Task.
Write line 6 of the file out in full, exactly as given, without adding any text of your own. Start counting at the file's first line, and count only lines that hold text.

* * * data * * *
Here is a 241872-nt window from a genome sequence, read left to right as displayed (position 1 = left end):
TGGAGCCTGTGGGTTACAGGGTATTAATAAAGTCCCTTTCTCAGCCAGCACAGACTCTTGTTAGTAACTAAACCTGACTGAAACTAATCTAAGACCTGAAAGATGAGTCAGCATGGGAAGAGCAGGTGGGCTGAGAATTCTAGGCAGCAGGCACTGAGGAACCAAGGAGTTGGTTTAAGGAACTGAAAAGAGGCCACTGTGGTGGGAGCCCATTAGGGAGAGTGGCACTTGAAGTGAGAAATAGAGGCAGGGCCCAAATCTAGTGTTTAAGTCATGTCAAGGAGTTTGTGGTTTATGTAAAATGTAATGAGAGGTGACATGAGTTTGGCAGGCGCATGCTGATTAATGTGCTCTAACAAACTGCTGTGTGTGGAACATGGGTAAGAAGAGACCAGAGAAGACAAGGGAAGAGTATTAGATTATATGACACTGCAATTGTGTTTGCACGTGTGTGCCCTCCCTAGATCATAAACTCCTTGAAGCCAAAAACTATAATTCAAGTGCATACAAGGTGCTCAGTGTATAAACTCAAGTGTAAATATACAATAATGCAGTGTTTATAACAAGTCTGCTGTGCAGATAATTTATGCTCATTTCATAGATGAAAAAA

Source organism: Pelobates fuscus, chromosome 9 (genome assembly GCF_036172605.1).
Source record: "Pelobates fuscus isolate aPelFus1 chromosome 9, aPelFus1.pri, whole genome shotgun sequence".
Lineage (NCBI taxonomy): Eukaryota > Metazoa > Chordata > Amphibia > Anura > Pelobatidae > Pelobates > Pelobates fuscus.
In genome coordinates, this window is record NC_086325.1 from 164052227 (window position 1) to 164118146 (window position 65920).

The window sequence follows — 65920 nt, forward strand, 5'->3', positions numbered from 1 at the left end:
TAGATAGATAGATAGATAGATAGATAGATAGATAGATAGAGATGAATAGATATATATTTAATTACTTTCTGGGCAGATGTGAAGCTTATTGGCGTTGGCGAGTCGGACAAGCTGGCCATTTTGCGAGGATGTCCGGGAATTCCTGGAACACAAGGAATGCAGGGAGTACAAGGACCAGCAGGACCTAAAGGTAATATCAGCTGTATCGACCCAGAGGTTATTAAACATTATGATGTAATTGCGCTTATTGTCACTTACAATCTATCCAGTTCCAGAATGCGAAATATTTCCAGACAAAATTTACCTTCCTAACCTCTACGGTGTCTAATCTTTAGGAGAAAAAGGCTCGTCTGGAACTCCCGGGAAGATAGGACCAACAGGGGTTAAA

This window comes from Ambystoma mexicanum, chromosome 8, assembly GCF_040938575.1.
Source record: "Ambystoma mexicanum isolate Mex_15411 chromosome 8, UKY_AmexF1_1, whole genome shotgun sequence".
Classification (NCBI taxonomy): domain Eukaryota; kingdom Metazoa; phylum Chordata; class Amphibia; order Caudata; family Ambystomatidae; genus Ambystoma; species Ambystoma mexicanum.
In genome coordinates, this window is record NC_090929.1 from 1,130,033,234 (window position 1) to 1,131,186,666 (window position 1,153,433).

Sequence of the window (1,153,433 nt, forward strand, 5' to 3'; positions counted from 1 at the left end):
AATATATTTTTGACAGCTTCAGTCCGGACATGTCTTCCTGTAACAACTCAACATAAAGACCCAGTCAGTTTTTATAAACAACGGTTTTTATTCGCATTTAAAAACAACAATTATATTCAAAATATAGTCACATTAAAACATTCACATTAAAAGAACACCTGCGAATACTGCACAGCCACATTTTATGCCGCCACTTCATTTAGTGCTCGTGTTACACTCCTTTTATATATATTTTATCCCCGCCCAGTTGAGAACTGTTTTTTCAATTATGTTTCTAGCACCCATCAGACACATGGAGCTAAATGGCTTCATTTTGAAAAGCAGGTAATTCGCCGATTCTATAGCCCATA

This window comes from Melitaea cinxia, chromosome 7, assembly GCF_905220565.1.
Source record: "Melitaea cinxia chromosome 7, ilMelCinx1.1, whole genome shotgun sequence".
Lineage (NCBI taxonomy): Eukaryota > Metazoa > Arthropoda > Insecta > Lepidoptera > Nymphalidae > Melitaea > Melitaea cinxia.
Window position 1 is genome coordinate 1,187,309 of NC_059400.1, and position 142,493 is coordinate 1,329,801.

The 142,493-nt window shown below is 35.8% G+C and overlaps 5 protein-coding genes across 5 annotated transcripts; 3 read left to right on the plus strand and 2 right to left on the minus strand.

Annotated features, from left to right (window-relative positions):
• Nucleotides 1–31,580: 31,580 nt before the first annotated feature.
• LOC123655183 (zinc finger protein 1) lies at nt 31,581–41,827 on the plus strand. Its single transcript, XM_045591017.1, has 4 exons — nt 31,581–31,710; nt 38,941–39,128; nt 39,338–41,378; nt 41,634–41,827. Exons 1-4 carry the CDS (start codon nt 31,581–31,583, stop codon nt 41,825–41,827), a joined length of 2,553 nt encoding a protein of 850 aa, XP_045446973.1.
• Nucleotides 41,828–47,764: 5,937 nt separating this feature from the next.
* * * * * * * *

In genome coordinates, this window is record NC_086325.1 from 164052227 (window position 1) to 164118146 (window position 65920).